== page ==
I wish these vendors could provide more low ISO capability, but I know they have a massive tradeoff matrix in designing the sensor chips to begin with and imagine the high iso wins almost all the time. lol It’s crazy cool the high speeds an low noise, even on my d700 !!!

  2. Hey folks! I have watched almost all the episodes from last year and I was very glad to find that you continue to make your great show. I am using an old but very handy nikon D70, have a problem though. I want to shoot basketball games in low light conditions, as you know D70 performs not so good on high ISO. How can I improve my pics using these lenses (N18-70, 50- 1.8, N135-2.0 DC) and no flash. Greetings from Poland. Tomasz

    1. Hi Tomasz,

      I learned from experience that trying to shoot basketball under poor lighting conditions with slow lenses is a recipe for frustration. Your best bet is to crank the ISO as high as possible, use you 50 1.8 and sit just right or left of the basket. You are better off getting noisy shots than blurred shots. You can always reduce the noise with software, but a blurred image is pretty much a useless image.

      I started shooting college/university basketball last fall and by this spring I had two of the final 8 schools hire me to shoot their games in the national championships. One of the two schools, the University of Saskatchewan Huskies, actually won the national title which, as their official tournament photographer, was very exciting for me as well.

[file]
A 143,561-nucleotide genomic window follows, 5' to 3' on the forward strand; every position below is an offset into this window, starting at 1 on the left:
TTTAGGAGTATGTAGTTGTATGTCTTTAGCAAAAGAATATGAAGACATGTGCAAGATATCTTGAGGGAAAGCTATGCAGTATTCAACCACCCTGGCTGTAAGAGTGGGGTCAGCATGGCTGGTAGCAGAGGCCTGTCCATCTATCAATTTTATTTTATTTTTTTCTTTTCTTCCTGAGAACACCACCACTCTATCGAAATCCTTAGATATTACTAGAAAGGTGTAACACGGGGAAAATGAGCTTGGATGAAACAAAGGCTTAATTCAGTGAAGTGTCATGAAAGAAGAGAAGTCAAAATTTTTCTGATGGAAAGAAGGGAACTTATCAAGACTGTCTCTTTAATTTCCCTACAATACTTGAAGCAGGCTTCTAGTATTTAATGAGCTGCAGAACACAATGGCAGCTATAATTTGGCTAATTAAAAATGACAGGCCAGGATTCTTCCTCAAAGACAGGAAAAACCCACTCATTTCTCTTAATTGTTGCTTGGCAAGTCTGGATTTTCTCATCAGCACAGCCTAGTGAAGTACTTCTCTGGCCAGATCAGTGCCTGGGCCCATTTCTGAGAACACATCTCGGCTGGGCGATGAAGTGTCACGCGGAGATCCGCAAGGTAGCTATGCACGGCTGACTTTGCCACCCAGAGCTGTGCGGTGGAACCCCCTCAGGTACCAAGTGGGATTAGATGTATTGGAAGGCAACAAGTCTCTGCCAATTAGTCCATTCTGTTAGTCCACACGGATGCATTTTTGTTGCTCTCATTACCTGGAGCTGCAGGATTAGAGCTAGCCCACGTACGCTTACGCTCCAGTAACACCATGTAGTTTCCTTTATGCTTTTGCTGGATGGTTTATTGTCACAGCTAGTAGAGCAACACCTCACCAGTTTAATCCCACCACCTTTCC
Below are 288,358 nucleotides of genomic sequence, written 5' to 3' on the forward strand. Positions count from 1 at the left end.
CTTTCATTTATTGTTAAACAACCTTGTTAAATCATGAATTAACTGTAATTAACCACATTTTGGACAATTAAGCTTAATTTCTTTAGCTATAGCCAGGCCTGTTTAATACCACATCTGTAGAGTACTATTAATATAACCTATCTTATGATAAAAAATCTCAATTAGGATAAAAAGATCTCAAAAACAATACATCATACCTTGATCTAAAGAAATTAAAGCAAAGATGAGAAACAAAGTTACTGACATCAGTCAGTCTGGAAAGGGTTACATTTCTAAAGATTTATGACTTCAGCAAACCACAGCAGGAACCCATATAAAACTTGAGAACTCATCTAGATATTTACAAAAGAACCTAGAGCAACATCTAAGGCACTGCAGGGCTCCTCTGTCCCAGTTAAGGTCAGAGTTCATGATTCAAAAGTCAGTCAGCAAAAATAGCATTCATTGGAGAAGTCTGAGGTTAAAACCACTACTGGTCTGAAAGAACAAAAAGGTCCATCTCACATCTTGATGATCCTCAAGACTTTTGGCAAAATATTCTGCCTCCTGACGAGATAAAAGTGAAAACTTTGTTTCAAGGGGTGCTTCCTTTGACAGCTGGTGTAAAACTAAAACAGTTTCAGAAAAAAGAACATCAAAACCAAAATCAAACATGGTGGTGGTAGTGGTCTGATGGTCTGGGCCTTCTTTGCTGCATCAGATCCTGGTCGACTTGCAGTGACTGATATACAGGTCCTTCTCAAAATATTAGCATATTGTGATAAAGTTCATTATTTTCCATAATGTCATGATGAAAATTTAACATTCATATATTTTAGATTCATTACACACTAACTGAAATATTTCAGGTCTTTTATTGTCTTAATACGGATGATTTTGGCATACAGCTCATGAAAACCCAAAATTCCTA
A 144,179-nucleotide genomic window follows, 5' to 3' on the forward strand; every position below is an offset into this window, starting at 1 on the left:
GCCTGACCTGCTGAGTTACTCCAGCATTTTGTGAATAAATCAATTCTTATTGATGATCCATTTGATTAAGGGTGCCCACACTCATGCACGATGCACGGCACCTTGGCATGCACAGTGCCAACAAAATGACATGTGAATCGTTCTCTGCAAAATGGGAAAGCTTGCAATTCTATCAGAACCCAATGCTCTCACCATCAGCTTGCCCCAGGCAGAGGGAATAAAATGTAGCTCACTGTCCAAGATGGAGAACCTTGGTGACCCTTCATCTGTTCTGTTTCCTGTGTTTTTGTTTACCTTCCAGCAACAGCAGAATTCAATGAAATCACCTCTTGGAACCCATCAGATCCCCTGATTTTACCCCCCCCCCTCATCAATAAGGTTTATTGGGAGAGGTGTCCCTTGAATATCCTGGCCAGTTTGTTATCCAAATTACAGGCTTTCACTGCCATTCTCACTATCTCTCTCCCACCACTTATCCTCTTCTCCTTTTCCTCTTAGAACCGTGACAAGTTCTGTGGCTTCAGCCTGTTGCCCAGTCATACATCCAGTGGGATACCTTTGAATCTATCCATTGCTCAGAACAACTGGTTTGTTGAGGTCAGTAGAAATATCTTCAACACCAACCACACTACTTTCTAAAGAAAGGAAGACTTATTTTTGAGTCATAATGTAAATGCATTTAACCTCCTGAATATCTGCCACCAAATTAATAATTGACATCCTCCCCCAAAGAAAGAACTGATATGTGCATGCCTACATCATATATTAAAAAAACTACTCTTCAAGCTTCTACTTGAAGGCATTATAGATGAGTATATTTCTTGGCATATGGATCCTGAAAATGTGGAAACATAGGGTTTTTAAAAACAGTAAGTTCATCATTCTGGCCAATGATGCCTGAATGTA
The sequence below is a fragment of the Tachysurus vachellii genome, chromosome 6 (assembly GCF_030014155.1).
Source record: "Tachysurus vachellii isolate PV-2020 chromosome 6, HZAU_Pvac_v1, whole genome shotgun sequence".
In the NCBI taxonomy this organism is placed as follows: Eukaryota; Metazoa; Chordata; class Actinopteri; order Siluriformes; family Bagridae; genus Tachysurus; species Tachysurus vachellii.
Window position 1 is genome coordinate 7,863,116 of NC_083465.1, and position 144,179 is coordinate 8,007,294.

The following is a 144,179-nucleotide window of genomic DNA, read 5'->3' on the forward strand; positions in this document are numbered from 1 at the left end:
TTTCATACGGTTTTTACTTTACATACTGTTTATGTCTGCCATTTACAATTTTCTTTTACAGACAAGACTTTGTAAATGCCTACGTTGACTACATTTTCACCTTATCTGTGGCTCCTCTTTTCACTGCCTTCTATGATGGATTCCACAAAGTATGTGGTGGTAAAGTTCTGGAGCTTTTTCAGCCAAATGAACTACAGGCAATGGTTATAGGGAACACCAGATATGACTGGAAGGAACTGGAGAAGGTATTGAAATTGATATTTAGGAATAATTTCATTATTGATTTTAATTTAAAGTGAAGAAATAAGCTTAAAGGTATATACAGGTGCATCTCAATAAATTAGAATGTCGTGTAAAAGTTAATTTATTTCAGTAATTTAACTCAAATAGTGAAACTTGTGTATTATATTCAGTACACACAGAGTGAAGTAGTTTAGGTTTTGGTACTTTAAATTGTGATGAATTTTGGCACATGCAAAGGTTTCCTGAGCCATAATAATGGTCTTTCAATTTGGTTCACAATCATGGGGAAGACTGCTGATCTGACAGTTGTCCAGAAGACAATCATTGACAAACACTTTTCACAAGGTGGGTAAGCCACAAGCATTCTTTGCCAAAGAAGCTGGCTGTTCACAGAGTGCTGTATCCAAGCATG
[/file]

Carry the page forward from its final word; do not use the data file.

Good luck!

      Trev J.

      1. Hi Trevor! Thanks for the tip I will follow your edvice. Good Luck to you as well!

  3. This was a very interesting show for me, at least the beginning. I tend to pan at a LOT slower shutter speeds when I’m at the track (just as an amateur, my boyfriend does a lot of driving in races, and what else am I going to do at the track?). Yes, I have more throwaway shots when I’m shooting at 1/50s, but I think you get better separation from the background simply because the panning blurs it for you. And yeah, I do end up at f/22 to get the longer shutter speed, but it doesn’t bother me that much.

    Here’s an example from a recent LeMons race:

    Anyway, love to hear your thoughts on this, Scott.

  4. What I would like to know is if anyone know of a good floor seat for shooting basket ball? Maybe the Rockstars at D-Town would do a segment????? (;>)

    1. I used to sit on a fabric covered child’s swimming inflatable inner-tube, half inflated. Worked great. Another guy I knew got a swimmer’s kickboard that was spongy foam and covered with a slick plastic surface. it was the right size and no inflation required. Maybe that give you some ideas.

  5. First of all, I really appreciate D-Town TV. I’ve learned a lot already and I always look forward to new episodes being released. I notice that whenever you mention shooting at the lowest possible ISO, it seems 200 is always mentioned. Does that mean you should use 200 rather than 100 ISO as the lowest ISO, even if the camera goes to 100 ISO, or are the two really just interchangeable because of the low noise capabilities of today’s DSLRs?